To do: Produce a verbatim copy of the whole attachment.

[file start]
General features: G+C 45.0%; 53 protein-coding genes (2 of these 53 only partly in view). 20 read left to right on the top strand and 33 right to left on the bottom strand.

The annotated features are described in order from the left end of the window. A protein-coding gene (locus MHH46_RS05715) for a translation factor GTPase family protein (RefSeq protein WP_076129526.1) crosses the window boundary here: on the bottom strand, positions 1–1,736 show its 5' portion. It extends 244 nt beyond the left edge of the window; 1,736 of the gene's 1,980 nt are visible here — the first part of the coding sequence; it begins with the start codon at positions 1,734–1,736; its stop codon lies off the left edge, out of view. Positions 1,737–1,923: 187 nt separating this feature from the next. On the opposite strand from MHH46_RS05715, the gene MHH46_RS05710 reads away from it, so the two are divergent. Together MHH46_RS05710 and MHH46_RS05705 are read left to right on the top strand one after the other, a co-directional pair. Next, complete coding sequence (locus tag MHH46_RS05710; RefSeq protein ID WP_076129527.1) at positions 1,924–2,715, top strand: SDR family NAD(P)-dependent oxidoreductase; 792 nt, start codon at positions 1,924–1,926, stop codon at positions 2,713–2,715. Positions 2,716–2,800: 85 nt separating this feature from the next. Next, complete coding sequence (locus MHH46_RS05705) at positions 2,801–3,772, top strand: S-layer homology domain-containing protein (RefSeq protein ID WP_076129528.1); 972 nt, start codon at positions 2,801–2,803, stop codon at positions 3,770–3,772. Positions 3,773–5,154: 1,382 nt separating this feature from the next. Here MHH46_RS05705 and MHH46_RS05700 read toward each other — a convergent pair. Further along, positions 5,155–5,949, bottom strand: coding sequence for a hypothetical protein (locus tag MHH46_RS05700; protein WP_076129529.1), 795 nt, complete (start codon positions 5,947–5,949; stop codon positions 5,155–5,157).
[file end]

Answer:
General features: G+C 45.0%; 53 protein-coding genes (2 of these 53 only partly in view). 20 read left to right on the top strand and 33 right to left on the bottom strand.

The annotated features are described in order from the left end of the window. A protein-coding gene (locus MHH46_RS05715) for a translation factor GTPase family protein (RefSeq protein WP_076129526.1) crosses the window boundary here: on the bottom strand, positions 1–1,736 show its 5' portion. It extends 244 nt beyond the left edge of the window; 1,736 of the gene's 1,980 nt are visible here — the first part of the coding sequence; it begins with the start codon at positions 1,734–1,736; its stop codon lies off the left edge, out of view. Positions 1,737–1,923: 187 nt separating this feature from the next. On the opposite strand from MHH46_RS05715, the gene MHH46_RS05710 reads away from it, so the two are divergent. Together MHH46_RS05710 and MHH46_RS05705 are read left to right on the top strand one after the other, a co-directional pair. Next, complete coding sequence (locus tag MHH46_RS05710; RefSeq protein ID WP_076129527.1) at positions 1,924–2,715, top strand: SDR family NAD(P)-dependent oxidoreductase; 792 nt, start codon at positions 1,924–1,926, stop codon at positions 2,713–2,715. Positions 2,716–2,800: 85 nt separating this feature from the next. Next, complete coding sequence (locus MHH46_RS05705) at positions 2,801–3,772, top strand: S-layer homology domain-containing protein (RefSeq protein ID WP_076129528.1); 972 nt, start codon at positions 2,801–2,803, stop codon at positions 3,770–3,772. Positions 3,773–5,154: 1,382 nt separating this feature from the next. Here MHH46_RS05705 and MHH46_RS05700 read toward each other — a convergent pair. Further along, positions 5,155–5,949, bottom strand: coding sequence for a hypothetical protein (locus tag MHH46_RS05700; protein WP_076129529.1), 795 nt, complete (start codon positions 5,947–5,949; stop codon positions 5,155–5,157).